A recent Guardian Media in-depth report, Pothole Paradise, exposed what many in this already country knew—some of our roads are riddled with potholes and in deplorable conditions.
The report showed the extent of the pothole problem on roads across the length of breadth of this country.
Over the years there have been many protests by citizens in rural and urban areas alike, pleading with the authorities to repair damaged access roads.
Residents have detailed how pothole covered roadways affected their lives – damaging vehicles, impeding health care and assistance in emergencies, making commuting tough, garbage collection difficult and at times leaving them virtually cut off from the rest of the country.
Late last year, the Public Transport Service Corporation (PTSC) was forced to suspend its bus service to Mayaro and Guayaguayare because they could no longer traverse the road at Robert Village, Tableland, which had deteriorated from a few potholes to being on the verge of collapse.
Despite incidents like these and countless protests, T&T continues to be plagued by potholes and dilapidated road conditions.
Efforts by residents to have roads quickly fixed have often been made into political footballs, with regional corporation representatives and Ministry of Works officials tossing the ball of responsibility into the other’s court, often at the expense of the well-being of the men, women and children affected by the condition of roads.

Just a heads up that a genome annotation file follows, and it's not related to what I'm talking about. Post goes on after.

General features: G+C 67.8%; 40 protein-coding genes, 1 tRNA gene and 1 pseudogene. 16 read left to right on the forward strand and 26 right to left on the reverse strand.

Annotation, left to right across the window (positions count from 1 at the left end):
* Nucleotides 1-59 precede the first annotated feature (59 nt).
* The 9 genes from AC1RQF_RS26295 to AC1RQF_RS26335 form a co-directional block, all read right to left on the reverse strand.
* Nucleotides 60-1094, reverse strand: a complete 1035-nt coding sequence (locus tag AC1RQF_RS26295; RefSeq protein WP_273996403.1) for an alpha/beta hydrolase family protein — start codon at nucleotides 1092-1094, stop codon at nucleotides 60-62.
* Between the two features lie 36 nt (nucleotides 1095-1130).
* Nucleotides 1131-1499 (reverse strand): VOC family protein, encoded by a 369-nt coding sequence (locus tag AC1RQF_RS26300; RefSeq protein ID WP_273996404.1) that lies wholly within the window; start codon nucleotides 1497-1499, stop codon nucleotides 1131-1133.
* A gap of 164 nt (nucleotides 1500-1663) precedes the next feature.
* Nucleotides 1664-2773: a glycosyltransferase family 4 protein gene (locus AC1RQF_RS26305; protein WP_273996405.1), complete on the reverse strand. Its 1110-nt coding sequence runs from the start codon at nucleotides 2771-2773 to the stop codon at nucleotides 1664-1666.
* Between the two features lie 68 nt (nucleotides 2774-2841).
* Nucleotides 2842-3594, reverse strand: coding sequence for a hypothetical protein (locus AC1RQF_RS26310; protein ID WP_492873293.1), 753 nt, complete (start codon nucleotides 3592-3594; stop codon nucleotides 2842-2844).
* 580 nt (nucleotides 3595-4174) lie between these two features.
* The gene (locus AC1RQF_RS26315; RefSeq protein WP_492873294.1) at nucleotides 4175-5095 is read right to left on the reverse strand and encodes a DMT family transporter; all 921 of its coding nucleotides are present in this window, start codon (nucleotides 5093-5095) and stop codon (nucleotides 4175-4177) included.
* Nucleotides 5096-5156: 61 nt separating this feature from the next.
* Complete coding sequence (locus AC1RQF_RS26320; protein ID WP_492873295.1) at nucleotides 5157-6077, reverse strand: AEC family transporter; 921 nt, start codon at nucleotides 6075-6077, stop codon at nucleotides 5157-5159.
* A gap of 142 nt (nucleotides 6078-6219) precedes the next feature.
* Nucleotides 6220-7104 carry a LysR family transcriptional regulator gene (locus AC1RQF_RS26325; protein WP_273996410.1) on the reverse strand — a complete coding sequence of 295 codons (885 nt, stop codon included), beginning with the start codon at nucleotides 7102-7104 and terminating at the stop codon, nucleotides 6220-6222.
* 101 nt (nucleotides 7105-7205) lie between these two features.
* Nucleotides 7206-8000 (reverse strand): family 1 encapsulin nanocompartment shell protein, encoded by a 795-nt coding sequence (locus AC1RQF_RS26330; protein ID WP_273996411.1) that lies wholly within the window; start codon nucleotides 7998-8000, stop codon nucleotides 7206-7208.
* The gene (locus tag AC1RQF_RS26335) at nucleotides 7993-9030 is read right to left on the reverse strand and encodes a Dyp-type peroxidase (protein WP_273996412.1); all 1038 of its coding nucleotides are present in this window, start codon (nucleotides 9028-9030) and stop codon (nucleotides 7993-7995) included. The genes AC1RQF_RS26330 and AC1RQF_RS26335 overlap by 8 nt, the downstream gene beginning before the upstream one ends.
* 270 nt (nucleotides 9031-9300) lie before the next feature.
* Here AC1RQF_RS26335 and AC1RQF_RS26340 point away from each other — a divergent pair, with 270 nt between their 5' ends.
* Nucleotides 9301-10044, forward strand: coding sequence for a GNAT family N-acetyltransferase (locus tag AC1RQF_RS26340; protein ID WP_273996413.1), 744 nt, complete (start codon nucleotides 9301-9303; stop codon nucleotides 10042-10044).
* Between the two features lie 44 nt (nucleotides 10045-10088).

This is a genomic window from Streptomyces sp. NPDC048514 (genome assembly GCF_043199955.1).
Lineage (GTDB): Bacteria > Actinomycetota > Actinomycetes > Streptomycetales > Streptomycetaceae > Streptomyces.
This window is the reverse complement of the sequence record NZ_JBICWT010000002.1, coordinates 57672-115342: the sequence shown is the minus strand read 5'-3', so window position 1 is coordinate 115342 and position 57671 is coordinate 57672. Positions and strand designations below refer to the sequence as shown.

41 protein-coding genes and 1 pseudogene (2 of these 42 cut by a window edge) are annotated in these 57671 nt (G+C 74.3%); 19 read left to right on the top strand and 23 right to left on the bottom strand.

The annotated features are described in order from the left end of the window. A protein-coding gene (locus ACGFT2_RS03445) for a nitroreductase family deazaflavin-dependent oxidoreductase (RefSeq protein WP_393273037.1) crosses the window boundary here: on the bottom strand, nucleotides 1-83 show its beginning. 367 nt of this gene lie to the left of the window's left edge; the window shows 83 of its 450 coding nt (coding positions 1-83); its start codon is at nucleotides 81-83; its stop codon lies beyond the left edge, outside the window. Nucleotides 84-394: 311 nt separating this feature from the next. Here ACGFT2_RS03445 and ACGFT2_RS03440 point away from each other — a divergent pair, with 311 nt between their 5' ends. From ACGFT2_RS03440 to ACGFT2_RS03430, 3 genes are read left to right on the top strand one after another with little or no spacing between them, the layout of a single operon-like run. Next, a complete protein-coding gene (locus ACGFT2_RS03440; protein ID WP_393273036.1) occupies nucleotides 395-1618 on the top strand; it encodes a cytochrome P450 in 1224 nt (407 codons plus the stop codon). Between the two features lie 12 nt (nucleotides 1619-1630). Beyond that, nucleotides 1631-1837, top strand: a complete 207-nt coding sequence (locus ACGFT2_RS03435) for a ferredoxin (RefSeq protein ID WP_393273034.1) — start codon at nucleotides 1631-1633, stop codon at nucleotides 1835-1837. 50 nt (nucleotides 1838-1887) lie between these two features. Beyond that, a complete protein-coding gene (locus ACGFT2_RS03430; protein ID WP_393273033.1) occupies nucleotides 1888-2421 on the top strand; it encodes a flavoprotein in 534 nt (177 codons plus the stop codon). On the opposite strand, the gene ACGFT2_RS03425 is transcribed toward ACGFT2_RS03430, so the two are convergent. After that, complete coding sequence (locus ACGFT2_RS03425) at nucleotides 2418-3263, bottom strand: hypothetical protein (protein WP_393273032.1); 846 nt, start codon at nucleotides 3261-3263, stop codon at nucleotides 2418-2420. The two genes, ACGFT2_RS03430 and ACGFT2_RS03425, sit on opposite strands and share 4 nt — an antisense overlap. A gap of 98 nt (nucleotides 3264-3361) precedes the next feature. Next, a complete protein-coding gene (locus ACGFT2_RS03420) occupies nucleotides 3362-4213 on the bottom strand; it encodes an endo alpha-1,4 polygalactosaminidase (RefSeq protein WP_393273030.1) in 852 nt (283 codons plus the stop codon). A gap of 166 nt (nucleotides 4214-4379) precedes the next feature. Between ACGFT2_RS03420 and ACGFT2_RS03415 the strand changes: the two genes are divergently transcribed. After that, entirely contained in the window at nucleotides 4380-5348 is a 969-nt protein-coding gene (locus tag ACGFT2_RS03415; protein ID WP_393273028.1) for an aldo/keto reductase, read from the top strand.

For them, it does not matter under whose purview it falls or whether the pothole was caused by heavy rains or a pipe-laying exercise by the Water and Sewerage Authority (WASA—all that matters to these citizens is that they get a proper roadway.
The Programme for Upgrading Roads Efficiency Unit (PURE), which falls under the Ministry of Works, began as a short to medium-term programme to tackles the roads that are most in need of upgrades.
While the unit has evolved over the years and now oversees the country’s road strategy, its original mandate to rehabilitate roadways should not be ignored and given the many complaints coming all over the country. Indeed, much more attention should be paid to that aspect of the PURE portfolio.
Word that Guardian Media’s special report on the state of the nation’s roadways prompted action from State officials is welcomed news. It is hoped that this finally puts an end to what has been in many cases the years of complaints and poor road conditions.
It is regrettable that in 2021, state agencies and ministries must be shamed into action and that media coverage is a necessity for things to change.
A developing nation, one that should be on the road to developed status, must ensure that its population has access to basic amenities and a well maintained, efficient road network system should be surely high on that list.